Amid ongoing invention and research efforts, Dagdeviren also manages to work with young inventors in the Society of Women Engineers, and mentors undergraduate students from the US and Turkey via her communications on skype.  One of her dreams is to develop a fellowship program with her late granddad's name to inspire and support future scientists from Turkey.



AnadoluJet Magazine - January 2016

Write: Zeynep İyigün / Photo: Pelin Ulca

I am motIvated by my dreams!

Canan Dağdeviren, the first Turkish scientist selected as a “Junior Fellow” at Harvard University and recognized as one the annual “35 Innovators Under 35” by MIT Technology Review, is a brilliant innovator.
I am motIvated by my dreams!

I am motIvated by my dreams!

I am motIvated by my dreams!

I am motIvated by my dreams!

I am motIvated by my dreams!

I am motIvated by my dreams!
How and when did you become interested in science?

When I was a kid, I would break a pebble stone into pieces trying to find atoms inside. I came to understand that my childhood attempts were doomed to failure after my first experiments with atomic force microscopy. But that’s how my family realized my main interest. For me science means everlasting love and passion, and the most genuine guide in life.
Could you talk about your academic life that extends abroad to the US?

While I was studying Physics Engineering at Hacettepe University, I took the following year’s classes during summer school to unload my burden, and attended national and international conferences. I think this eclectic educational program gave me certain abilities, such as productivity, flexibility and looking at a problem from different perspectives.

After completing the master’s degree at Materials Science and Engineering at Sabancı University, I won the Fullbright Doctorate Schoolarship in 2009 (it was the first time the scholarship was given). I continued my doctorate study at the same department at The University of Illinois at Urbana, Champaign, which laid the foundation of my professional jour-ney.
How does it feel to have been named among “35 Innovators Under 35” by MIT?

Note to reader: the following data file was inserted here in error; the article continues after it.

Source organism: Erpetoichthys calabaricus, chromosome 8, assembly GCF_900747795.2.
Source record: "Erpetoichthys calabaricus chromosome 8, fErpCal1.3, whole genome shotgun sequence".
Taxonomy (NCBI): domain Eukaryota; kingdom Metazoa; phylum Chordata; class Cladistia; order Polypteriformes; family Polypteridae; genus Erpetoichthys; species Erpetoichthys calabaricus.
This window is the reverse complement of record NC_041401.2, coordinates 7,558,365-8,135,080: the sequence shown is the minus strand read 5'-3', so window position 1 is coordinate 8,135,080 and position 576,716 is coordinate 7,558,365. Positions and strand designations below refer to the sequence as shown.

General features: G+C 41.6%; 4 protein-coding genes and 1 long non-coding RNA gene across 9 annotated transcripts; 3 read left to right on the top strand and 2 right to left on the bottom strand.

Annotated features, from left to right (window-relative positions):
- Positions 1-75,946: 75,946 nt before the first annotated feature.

I am content to be on this prestigious list and represent my beautiful country. I am excited to meet young researchers who excel in their chosen fields.
Could you please tell us about the invention that associates your name with innovation?

I have received this award for two different inventions I made. The first one is a wearable pacemaker, a flexible and ultrathin piezoelectric integrated film that converts the energy released by movements of the heart, diaphragm and lungs into electrical energy that’s stored in the device. This material, placed on a piece of biocompatible plastic, is one-hundredth of the thickness of a human hair and flexible and foldable like paper. This provides an energy-efficient system that does not hinder the natural motion of the organs. Today pacemakers need to be replaced every five to eight years in a risky surgery. However, with this material your heart, lungs or diaphragm can harvest the energy required for a pacemaker.
My second invention is a wearable device that can detect mechanical properties of the skin and organ tissues in less than 10 seconds. It is entirely biocompatible and too light to be felt. The aim is to map skin diseases in particular, provide early diagnosis, and end painful biopsy processes.
What are the key elements that lead you to success? How are you motivated?

I succeed because I take life seriously. I passionately pursue my dreams. I work hard to accomplish as much as possible in a short time. I am motivated by my belief in my work and my present/future service to humanity. My ambitious, stubborn character serves as a catalyst. In addition to my academic carrier, I have a lively social life and I care about my personal relationships.
What does innovation mean to you? How important has innovation been in your career to date?

Innovation means the act of translating by means of imagination, personal experiences and knowledge. Innovation arises as a result of a need and is shaped by your imagination, inner motivation and cooperation. We collect information and benefit our needs and passions to render life as comfortable as possible. Innovative people are passionate, persistent dreamers. These are the primary elements that speed up my projects.
What do you miss most about Turkey while living abroad?

I miss everything. I have learned to live while missing. I have been away from my home country, my family and friends during the most energetic years of my life. Our lives are shaped by our decisions and choices. Missing has become a part of my life just like science. It is my choice.
What is your target now?

I am working on a needle-shaped battery to help people with Parkinson’s disease and other brain diseases. This device can be placed locally to the farthest parts of the brain, transmit orally taken medications directly to the brain, and repair broken/dysfunctional neurons.